by Matthew Knoblauch
Hunting friends are peculiar, cut from a similar cloth as yourself in most ways. They tend to disregard political ideologies, religious beliefs, or financial status. They care more about subtleties and traditions, crystal waters and autumn woods, or some days just making you feel a particular way after you’ve missed the last four partridges that have gotten up before you. All in good taste, though. Friends are there to make us feel good and bring comic relief when we need it. They always ask the right questions, too, like when’s breakfast? Or, where’s the coffee? How could you leave the bourbon at home? Or, are you going to buy that new double gun or what? These good friends remind us of the important things that tend to get overlooked easily if we’re not careful. Their companionship is there for our taking, and it would be foolish not to take it. I do not know of a more desirable time than to walk through the woods, flaming in the red, yellow, and oranges of October, in the company of some lighthearted, feel-good friends.
There has not been a time when I coincidentally stumbled upon someone else in the heart of autumn pursuing game and frolicking through beech whips and alder bottoms that I did not come to like. Our cherished woodlands that harbor our beloved whitetail deer, cattail sloughs with familiar or not-so-familiar sun-beaten duck blinds, or sacred grouse covers with dainty and unnamed brooks and ponds coursing through, are all formal and rather distinguished meetings places for friends, old and new. I have become elated by the casual inviting of conversations in such places—ranging from dog breeds, beeper collars, and pedigrees to woodcock flights and hare populations affecting Ruffed Grouse numbers. Observations and opinions that are mutually and respectfully listened to in the presence of an October sky. The kind of talk that is listened to and not just heard.
I find it troublesome to think of the lessening of good people I’d know had I not been somewhere when they came along. There must be a location, a physical area attached to anyone that we’ve come to know. I feel it incredibly heartening to bridge the soft twilight edges of a duck pond, dirt roads hidden in hardwood shadows along far and distant hillsides, or Robinson’s farm, now grown unwieldy with hawthorn and hazel, to a particular face in the wake of time. To a face that was there when you were, wandering and poking about in the name of hunting. Making places memorable because we sauntered, gossiped, and listened there together, experiencing friendship, old and new, in these places that we’ve grown to love.
I met a guy once along the beaten edge of an old apple orchard outside of town. He had an Irish setter at his heel, charming and elegant looking. The faded orange cloth collar and bronzed bell strapped around the dog’s neck told me all that I needed to know. I liked him instantly, and we became lasting friends. We began to hunt somewhat regularly when worldly obligations would permit it. After a few short stints with him out in the woods, I knew why I respected his friendship. The reasons were quite numberless, but what I liked most was that he spoke softly in curiosity over the pursuits of hunting. The questions he came to ask were inquisitive and thoughtful, searching himself for honest-to-god answers like most of us do. They were the right questions, some empty of answers, but very much the point, and once I thought long and hard over them, they would also bring me pleasant and curious thoughts, which I tended to like. And most recently, I have learned that many of the questions set forth by our friends are the reasons for learning much about ourselves.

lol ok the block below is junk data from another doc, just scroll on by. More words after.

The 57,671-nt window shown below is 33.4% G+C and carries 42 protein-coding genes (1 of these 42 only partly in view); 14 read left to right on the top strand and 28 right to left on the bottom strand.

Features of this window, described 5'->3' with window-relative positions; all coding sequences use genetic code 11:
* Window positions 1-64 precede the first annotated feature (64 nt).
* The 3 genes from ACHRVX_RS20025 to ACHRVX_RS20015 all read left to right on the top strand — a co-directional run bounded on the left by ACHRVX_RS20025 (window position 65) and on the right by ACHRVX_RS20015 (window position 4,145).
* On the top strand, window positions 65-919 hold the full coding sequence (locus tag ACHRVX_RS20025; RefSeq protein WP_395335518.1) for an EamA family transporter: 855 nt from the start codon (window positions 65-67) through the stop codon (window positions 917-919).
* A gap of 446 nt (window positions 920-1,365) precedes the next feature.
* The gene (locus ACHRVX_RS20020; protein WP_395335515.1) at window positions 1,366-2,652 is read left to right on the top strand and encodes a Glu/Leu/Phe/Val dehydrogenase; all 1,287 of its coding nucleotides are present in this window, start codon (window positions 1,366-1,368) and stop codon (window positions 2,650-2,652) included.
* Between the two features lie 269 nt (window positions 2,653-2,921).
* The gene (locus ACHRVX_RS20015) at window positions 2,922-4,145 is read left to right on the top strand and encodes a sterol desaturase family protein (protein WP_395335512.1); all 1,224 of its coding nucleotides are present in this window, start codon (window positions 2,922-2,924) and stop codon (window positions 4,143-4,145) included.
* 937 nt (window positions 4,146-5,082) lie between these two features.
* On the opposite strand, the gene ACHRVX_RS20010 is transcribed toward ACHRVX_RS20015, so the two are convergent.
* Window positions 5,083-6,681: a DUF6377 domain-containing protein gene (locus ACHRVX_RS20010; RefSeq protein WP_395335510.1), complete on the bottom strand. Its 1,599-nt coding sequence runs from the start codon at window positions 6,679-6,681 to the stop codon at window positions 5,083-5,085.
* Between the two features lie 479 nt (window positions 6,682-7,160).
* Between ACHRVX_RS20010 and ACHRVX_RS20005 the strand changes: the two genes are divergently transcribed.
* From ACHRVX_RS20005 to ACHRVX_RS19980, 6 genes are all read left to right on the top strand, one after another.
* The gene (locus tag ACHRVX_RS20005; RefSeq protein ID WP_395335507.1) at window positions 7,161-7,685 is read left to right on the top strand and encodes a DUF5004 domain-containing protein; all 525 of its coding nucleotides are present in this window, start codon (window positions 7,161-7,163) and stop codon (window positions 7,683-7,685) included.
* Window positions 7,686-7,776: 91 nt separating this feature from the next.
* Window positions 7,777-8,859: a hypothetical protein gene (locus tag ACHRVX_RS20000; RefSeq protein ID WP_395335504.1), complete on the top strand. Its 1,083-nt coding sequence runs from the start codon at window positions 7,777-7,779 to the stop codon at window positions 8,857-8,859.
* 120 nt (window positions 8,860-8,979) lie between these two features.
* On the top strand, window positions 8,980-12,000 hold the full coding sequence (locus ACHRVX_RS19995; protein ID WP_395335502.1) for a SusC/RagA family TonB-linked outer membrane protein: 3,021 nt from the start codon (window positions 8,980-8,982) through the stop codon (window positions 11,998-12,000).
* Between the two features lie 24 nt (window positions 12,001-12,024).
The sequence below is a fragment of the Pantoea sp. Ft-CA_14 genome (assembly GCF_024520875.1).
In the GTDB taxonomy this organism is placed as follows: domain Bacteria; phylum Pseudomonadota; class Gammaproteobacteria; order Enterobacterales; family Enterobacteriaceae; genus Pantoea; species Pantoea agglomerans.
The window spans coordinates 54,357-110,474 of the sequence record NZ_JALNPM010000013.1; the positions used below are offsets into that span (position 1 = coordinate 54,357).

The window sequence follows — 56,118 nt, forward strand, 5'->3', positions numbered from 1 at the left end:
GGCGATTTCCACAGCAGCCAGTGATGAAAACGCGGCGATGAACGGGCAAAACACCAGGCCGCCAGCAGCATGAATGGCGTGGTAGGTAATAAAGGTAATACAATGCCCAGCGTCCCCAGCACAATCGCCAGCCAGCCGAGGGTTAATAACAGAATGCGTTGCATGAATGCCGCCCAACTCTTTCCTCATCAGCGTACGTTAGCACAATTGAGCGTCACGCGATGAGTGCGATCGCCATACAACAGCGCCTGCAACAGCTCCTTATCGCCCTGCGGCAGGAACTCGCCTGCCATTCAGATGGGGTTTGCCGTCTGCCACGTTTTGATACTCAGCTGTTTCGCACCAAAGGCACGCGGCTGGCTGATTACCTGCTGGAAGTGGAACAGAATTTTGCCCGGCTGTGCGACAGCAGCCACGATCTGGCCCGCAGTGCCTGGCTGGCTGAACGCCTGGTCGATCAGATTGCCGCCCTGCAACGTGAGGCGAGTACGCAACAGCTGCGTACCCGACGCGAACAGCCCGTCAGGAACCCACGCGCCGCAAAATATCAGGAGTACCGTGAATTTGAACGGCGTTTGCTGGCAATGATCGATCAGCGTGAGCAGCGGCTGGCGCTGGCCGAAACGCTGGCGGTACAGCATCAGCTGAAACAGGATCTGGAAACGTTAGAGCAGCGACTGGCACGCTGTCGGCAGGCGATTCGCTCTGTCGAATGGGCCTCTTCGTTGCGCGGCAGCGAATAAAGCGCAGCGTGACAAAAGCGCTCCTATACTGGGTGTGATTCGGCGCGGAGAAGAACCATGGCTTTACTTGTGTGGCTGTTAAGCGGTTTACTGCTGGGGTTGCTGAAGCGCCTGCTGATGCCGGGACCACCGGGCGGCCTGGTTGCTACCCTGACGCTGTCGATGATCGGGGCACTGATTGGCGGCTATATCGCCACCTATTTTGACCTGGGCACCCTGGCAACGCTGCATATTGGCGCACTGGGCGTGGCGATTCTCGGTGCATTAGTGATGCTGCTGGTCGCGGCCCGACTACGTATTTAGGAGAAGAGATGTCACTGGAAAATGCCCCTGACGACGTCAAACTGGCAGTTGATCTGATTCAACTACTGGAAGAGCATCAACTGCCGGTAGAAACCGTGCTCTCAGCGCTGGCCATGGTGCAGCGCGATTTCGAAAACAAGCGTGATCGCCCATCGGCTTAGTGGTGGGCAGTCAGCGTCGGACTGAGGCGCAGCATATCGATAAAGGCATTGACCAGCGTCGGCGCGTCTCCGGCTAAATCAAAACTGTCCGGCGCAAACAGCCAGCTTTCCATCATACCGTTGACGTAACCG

On most accounts, and subconsciously, I have learned to be a permanent student in the faculty of my peers. Watching my friends’ slow and prudent steps and knowing it isn’t so much about getting around well but more about enjoying precious time afield, learning that when the sun breaks sharply through the cedar trees along a silent beaver pond at sundown, you stop to watch the fading light. Sit beside your friends and rest, even when you don’t need to. Observe their movements, and watch how they handle their dog. Make it a priority to reach down more often than not and scratch your own dog behind the ears. Show them love unequivocally; how necessary they are in your life in the brief time they have here. The teachings from our friends on even silent lips will be infinite in wisdom, and you will be better off in your life for it.
I owe it to these companions I speak of for making me better than I was before I knew them, allowing me to observe under the descending autumn leaves colored with fire or to entertain my own questions and have someone there to listen. These places we venture to in pursuit of game or other things, perhaps even intangible, are somewhat unworldly, sacred, and mythical. They carry us softly and pleasantly through a smile reckoned sleep at the end of our day, and I cannot think of a better way to associate such places, such thoughts, dreams, and ideas than with people who have such a blistering passion for hunting as I do.